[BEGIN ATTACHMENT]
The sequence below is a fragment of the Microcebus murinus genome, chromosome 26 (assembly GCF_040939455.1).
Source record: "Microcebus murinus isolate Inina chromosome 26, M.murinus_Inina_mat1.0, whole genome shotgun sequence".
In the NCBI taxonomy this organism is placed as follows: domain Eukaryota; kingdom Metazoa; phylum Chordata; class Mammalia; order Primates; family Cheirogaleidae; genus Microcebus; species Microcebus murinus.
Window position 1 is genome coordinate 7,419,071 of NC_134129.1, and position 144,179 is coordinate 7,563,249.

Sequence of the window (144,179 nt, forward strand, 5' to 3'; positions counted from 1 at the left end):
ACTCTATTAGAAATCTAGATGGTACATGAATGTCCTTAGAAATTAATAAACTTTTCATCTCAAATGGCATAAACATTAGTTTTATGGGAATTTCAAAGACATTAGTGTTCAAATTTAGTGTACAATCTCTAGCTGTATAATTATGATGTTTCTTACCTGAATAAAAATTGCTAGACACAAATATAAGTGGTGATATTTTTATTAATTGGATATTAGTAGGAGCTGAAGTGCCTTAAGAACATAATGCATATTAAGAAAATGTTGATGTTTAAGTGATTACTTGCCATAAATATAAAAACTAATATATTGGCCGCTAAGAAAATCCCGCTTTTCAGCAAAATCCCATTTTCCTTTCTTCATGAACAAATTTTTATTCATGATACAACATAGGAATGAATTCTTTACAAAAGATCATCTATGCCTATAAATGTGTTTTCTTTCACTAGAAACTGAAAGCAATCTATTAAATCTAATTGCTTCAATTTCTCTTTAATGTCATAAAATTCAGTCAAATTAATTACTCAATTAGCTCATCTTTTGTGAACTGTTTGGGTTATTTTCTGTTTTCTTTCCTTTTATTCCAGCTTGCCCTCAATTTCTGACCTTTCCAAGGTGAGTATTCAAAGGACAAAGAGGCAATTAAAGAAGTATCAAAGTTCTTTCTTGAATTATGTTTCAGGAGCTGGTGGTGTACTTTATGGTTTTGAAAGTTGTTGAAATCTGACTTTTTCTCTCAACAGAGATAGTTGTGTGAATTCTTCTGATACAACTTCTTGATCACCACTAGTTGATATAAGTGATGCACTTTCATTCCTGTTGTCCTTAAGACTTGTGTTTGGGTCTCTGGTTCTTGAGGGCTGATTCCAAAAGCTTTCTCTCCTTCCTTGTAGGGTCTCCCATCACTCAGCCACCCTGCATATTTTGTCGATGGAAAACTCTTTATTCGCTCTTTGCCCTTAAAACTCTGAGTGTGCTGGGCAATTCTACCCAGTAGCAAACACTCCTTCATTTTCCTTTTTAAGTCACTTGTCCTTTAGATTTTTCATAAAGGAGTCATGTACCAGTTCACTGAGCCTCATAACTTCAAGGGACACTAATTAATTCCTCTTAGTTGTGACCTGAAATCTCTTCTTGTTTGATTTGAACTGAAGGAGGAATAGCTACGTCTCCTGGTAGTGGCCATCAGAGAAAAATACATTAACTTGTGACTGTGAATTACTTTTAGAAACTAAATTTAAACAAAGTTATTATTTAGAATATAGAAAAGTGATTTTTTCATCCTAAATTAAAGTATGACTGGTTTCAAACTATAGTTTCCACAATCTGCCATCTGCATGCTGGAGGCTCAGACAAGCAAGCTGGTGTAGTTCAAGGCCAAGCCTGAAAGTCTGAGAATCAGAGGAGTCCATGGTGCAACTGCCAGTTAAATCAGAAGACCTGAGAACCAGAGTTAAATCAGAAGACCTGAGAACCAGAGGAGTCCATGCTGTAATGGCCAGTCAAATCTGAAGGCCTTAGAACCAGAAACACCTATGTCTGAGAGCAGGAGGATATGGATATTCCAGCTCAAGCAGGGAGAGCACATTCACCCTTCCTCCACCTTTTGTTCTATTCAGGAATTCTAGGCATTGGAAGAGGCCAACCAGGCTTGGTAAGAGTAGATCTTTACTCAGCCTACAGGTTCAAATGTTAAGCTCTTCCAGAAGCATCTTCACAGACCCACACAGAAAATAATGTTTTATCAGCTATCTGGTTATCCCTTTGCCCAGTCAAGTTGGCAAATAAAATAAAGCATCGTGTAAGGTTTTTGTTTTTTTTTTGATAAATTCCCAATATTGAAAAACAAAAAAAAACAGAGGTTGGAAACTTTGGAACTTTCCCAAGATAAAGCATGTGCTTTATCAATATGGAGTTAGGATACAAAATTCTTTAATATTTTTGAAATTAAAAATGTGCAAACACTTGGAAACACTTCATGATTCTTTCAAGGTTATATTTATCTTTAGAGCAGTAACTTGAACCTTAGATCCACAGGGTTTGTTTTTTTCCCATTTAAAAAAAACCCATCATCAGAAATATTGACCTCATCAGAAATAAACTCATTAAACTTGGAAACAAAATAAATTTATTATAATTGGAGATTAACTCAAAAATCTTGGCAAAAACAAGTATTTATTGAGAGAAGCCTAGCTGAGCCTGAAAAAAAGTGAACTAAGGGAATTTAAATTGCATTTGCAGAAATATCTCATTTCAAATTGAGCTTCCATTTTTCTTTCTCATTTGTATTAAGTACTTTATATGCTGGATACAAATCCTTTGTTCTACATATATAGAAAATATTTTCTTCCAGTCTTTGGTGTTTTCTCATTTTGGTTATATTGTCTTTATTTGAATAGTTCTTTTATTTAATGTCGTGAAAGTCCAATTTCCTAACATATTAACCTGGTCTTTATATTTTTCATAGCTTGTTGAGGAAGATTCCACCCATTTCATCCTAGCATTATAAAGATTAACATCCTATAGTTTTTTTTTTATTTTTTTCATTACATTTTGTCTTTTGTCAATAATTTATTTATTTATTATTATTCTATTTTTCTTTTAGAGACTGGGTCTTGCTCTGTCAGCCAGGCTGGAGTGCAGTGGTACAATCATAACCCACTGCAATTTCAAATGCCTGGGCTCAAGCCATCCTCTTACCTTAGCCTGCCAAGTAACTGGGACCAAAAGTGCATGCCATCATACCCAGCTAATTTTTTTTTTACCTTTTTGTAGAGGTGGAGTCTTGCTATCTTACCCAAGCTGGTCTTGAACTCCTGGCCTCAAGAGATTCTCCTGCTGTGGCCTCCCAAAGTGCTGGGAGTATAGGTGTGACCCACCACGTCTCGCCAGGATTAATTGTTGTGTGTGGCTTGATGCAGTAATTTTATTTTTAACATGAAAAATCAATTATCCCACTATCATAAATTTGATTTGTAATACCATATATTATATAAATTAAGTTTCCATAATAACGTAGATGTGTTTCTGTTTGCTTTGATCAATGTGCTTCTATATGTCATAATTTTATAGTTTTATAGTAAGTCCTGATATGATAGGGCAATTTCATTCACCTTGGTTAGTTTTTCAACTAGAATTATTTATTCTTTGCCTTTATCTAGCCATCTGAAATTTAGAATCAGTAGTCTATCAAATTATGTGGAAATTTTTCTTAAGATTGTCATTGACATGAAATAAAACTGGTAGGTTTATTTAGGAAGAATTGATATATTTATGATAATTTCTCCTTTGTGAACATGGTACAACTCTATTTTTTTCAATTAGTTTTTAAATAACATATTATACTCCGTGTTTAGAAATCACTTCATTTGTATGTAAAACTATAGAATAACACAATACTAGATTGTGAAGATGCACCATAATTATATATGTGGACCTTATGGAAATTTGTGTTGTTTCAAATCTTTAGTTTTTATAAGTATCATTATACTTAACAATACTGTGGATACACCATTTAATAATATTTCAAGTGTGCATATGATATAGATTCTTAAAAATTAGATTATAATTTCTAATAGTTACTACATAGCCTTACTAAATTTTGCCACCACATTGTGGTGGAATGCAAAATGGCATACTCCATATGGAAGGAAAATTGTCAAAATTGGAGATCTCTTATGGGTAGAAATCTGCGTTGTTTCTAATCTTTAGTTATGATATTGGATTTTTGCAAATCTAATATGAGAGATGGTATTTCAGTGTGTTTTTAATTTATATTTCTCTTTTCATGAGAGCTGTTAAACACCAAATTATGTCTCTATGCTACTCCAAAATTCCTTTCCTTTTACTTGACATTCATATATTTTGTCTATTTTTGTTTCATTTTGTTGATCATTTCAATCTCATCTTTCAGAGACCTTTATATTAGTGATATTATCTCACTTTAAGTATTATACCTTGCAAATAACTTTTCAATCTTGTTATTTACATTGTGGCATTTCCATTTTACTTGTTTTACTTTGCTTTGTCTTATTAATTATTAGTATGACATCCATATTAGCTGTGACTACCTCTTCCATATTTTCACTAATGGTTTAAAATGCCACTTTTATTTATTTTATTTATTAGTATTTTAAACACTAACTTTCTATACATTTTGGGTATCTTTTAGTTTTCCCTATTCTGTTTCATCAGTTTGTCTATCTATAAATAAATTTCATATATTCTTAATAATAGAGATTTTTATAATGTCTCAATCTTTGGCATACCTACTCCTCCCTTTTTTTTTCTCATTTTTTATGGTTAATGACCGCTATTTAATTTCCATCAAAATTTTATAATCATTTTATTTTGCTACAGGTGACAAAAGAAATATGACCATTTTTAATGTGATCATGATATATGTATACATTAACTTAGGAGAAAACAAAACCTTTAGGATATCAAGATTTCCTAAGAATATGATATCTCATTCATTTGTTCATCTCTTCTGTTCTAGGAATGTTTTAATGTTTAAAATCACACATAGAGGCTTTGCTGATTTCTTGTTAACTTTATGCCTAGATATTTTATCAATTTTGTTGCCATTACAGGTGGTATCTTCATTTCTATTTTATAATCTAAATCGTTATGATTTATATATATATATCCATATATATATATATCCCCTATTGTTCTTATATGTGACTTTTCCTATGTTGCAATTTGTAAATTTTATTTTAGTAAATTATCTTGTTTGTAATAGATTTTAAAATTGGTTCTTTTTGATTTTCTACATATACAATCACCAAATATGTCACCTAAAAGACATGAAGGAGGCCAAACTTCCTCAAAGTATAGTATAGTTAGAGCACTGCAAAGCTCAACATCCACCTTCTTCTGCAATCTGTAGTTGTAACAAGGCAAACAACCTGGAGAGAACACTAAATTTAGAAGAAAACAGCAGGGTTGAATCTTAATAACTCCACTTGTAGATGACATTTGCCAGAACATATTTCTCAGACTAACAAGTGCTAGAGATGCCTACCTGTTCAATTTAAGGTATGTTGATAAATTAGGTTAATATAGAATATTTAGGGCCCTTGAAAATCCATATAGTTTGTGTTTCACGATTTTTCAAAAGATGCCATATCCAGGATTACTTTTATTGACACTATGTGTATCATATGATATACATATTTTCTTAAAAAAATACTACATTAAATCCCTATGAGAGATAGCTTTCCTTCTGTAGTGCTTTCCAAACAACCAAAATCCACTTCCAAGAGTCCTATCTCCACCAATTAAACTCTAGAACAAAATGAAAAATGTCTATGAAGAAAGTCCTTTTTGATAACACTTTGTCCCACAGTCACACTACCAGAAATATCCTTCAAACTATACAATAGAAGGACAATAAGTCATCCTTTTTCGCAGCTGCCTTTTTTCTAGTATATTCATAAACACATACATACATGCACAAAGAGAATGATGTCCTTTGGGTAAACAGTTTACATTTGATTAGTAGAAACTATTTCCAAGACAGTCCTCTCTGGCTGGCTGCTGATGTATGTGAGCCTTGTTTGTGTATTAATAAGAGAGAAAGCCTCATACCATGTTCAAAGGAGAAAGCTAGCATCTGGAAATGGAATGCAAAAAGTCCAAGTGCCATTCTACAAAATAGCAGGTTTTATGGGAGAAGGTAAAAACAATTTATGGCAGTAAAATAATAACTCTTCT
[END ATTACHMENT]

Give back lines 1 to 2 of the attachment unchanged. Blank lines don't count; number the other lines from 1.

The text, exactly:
The sequence below is a fragment of the Microcebus murinus genome, chromosome 26 (assembly GCF_040939455.1).
Source record: "Microcebus murinus isolate Inina chromosome 26, M.murinus_Inina_mat1.0, whole genome shotgun sequence".